MASKED RIDER 2 & CYCLONE
S.H. FIGUARTS (BANDAI)
And let the Post-Christmas reviews officially begin!
Okay, so it’s my first day of Post-Christmas reviews, and for three years running, I’ve kicked things off with a figure of the Alien Queen. That’s…not the case this year. Sorry guys, there’s a limited number of Alien Queen figures out there for my family and friends to gift to me. It was beyond all of our control. You’re just going to have to make due with a Kamen Rider review. I’m sure you’ll all manage. Without further ado, let’s have a look at Masked Rider 2 and the Cyclone!
THE FIGURE ITSELF
So, what’s all this “Masked Rider 2” business, you’re probably asking. I’ll tell ya. During the production of the first Kamen Rider series, lead actor Hiroshi Fujioka injured himself performing a stunt. The producers of the show had a few options. They could replace Fujioka with another actor and hope no one noticed, they could have him get some sort of plastic surgery, or they could come up with a reason for Fujioka’s Hongo to leave the show and introduce an interim replacement. They opted for the last choice, and introduced the franchise’s first secondary rider, Hayato Ichimonji. Ichimonji took over as the main protagonist of the show for about half a season, until Fujioka was able to return, at which point Ichimonji and Hongo shared the title. And now you know all about Masked Rider 2! There have been a few prior versions of Kamen/Masked Rider 2 from SHFiguarts, but it would appear that this set is the most recent, hitting in 2015. He’s based on Ichimonji’s first main design, which was fairly similar to the original Kamen Rider’s in a lot of ways. The figure stands about 5 1/2 inches tall and he has 32 points of articulation. He’s very similar in construction to prior Figuarts offerings, especially the Power Rangers and the like. His sculpt is unique to him, and it’s actually pretty solid. It does a nice job of translating his design into figure form, all while allowing for articulation and maximum posability. His proportions are a little bit optimized, of course, as is the style of the line, but it certainly works for this guy. The level of detail, especially on his helmet, but also on his belt, is incredibly impressive. The paint on Ichimonji is all pretty sharp and clean, and the colors match up pretty well to his screen counterpart. He includes several different sets of hands in a variety of poses. There’s fists, two different flat palms, an open grip and a bike grip. It’s nice to have the variety, but I’m pretty much only ever going to use the bike grip ones. He also includes two different tail attachments for his scarf. One is flat and one is dynamic. But honestly, who’s ever going to use anything but the dynamic version?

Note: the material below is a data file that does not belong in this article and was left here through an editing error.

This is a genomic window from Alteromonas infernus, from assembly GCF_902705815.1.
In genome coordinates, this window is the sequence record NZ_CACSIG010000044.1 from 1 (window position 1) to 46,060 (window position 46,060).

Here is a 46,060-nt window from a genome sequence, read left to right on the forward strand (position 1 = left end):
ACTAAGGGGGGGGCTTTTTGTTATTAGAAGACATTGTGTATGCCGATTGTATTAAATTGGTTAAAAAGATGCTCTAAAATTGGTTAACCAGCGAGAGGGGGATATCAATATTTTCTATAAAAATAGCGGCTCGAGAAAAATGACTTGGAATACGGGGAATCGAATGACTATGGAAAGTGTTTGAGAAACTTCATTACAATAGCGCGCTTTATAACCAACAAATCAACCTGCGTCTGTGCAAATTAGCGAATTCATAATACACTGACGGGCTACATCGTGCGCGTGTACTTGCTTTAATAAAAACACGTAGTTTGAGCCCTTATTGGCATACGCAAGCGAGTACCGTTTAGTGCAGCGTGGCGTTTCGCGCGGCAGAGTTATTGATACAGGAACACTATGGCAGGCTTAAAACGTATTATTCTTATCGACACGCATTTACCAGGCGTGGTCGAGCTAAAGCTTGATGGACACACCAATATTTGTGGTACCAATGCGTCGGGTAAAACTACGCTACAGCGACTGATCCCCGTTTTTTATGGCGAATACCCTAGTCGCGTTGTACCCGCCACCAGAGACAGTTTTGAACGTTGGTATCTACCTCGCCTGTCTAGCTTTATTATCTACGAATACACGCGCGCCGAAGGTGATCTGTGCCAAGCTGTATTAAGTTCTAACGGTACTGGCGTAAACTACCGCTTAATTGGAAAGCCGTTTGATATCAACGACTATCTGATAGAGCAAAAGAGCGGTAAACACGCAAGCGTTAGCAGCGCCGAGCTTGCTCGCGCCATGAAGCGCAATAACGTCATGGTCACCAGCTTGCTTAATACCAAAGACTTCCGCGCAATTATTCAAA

THE VEHICLE ITSELF
He can’t very well be “Kamen Rider” without a bike to ride, now can he? Of course not. Previously, Figuarts Kamen Riders and bikes were sold individually, but not this time, and that’s definitely a good thing for me. The Cyclone measures about 5 1/2 inches long by about 4 inches tall. It’s got actual moving wheels, and even a working kickstand, which I always count as a plus, and is generally just constructed like an actual bike. That means it looks really, really good. Just fantastically sharp construction and everything. Hands down my favorite part of the whole thing is the back wheel, which is actually on shocks, with working pistons and everything. That’s an insane attentiveness to detail, that by no means needed to be there, but by god they wanted it to be accurate, so there it is. The average consumer won’t likely even notice it, but I will, so it matters to me. The bike comes with two different attachment pieces to keep it standing, One is pretty basic; it just hooks over the back wheel and keeps it standing, which is decent enough. The more exciting piece is the one that requires some extra gear not included in this set There’s a port that plugs into the base of the bike, allowing you to connect one of the standard Figuarts display stands to it. It’s a pretty awesome option, and allows for some kick-ass set-ups. It’s a shame no stand was included in the set, but it’s not like there aren’t already a ton of extras included here.
THE ME HALF OF THE EQUATION
This here set was a gift from my boi Tim, who shares with me a love of Kamen Rider, despite the fact that neither one of us has ever really sat down and watched any iteration of the show. A good design aesthetic is a good design aesthetic. I’ve been wanting to get one of the classic Riders for a while, so when I opened this set up I was pretty pumped. And, as luck would have it, I even had a spare display stand that came with the K-2 Tim got me for my birthday. It’s almost as if he planned it that way (he really didn’t, though). This is a fantastic set, which has been so much fun to mess around with. The only downside is now I need more Kamen Riders…